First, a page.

|Michelangelo’s sketches for the fortification of Florence, c. 1530|
Lebbeus Woods called Michelangelo’s sketches one step in “the risky task of invention.” The intense precision of his lines and how ahead of their time they are– still fresh to look at, conjuring many associations– bring to my mind the peculiar case of how architecture evolves.
Invention is violence. The conflict of ideas against reality. This profession, being necessarily a selfless act the moment it is conceived, aims to console opposites.
Invention is also evolution– the slow alteration of types as they react with the environment. However, what makes architectural evolution NOT Darwinian is the fact that the subject of that evolution– the inhabitant– plays an active role. That a passerby can turn a sidewalk into a stage or a church into a bookstore on a whim demonstrates how the evolution of architectural typologies is really a bottom-up process. The upper tiers (designers, developers) are only playing very educated guessing games. Long live interventions!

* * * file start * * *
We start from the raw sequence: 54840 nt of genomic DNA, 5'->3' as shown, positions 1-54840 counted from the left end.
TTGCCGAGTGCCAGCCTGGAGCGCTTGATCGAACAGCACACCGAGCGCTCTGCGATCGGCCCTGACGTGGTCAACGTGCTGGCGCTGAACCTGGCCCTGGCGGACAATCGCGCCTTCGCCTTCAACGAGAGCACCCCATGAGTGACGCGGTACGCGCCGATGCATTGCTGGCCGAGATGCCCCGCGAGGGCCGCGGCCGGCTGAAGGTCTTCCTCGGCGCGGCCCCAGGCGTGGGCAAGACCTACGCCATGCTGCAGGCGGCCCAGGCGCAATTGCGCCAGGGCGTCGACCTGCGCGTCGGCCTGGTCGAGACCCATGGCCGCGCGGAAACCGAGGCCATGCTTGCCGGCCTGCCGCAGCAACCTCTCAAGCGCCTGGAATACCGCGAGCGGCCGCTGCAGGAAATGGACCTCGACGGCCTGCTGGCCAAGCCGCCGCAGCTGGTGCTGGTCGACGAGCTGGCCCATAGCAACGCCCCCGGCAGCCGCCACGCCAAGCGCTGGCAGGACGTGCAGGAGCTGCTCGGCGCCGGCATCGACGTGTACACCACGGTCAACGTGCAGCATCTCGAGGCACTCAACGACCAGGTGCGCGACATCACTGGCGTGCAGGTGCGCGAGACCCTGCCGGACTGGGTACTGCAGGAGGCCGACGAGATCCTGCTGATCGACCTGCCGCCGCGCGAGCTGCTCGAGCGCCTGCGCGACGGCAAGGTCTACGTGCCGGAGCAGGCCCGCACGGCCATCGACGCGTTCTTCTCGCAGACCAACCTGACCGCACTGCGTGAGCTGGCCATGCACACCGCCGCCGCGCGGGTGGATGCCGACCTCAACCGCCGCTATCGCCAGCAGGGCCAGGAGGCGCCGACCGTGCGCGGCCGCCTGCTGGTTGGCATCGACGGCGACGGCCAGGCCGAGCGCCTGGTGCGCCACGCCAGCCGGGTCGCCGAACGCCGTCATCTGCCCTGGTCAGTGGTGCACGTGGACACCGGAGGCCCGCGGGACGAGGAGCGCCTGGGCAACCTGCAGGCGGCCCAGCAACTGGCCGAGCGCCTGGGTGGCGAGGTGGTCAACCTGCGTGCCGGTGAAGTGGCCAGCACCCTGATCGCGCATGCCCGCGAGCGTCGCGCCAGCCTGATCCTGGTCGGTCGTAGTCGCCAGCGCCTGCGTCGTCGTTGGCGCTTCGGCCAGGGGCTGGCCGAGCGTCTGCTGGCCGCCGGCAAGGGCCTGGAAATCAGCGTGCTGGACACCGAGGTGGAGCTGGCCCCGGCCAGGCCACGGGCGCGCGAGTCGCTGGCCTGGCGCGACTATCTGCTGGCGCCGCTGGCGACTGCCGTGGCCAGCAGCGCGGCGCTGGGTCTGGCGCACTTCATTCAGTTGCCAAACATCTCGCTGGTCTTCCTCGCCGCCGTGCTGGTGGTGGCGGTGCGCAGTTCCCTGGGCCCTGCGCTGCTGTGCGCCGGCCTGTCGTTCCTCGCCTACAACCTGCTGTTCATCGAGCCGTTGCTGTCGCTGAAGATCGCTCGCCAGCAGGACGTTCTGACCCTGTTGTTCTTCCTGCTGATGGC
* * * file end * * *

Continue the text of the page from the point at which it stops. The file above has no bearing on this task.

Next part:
|Julien-David Leroy; genealogy of the Christian Church type; 1764.|
Clues of evolution in program can be traced through history… I’d love to see a phylogenetic diagram of all the types. Starting all with the primitive hut, of course, we could see branching-off of the first houses of worship which would later evolve into cathedrals, basilicas, chapels, and mega-churches; the age of skyscrapers bringing with it new genera of offices; offices and carriages sharing a grandchild in the elevator; the link between ancient military rally points, marketplaces, and their distant descendant the financial market; the first public museums emerging in the early 19th century, evolving partially from private mansions and collections, partially from the birth of nations; the origins of the kitchen island in the hearth; and the birth and death of the den in single-family houses…
Julien David Leroy, the great 18th century neoclassicist, comes closest as far as my research found. Charles Jencks has a very in-depth update, but unfortunately the diagram doesn’t use plans or elevations for direct comparison.
|Charles Jencks; Evolutionary tree of 20th century architecture; 2000.|
Witold Rybczynski has long been writing about this evolution. I will say this, however: Rybczynski could gain a great deal from including theoretical and unbuilt works in his writing, for the exact reason that they represent that inventive experimentation before the arduous task of building is undertaken. “Drawing To Find Out” is really the best way one can put it, and it is precisely that which is so captivating about Michelangelo’s drawings.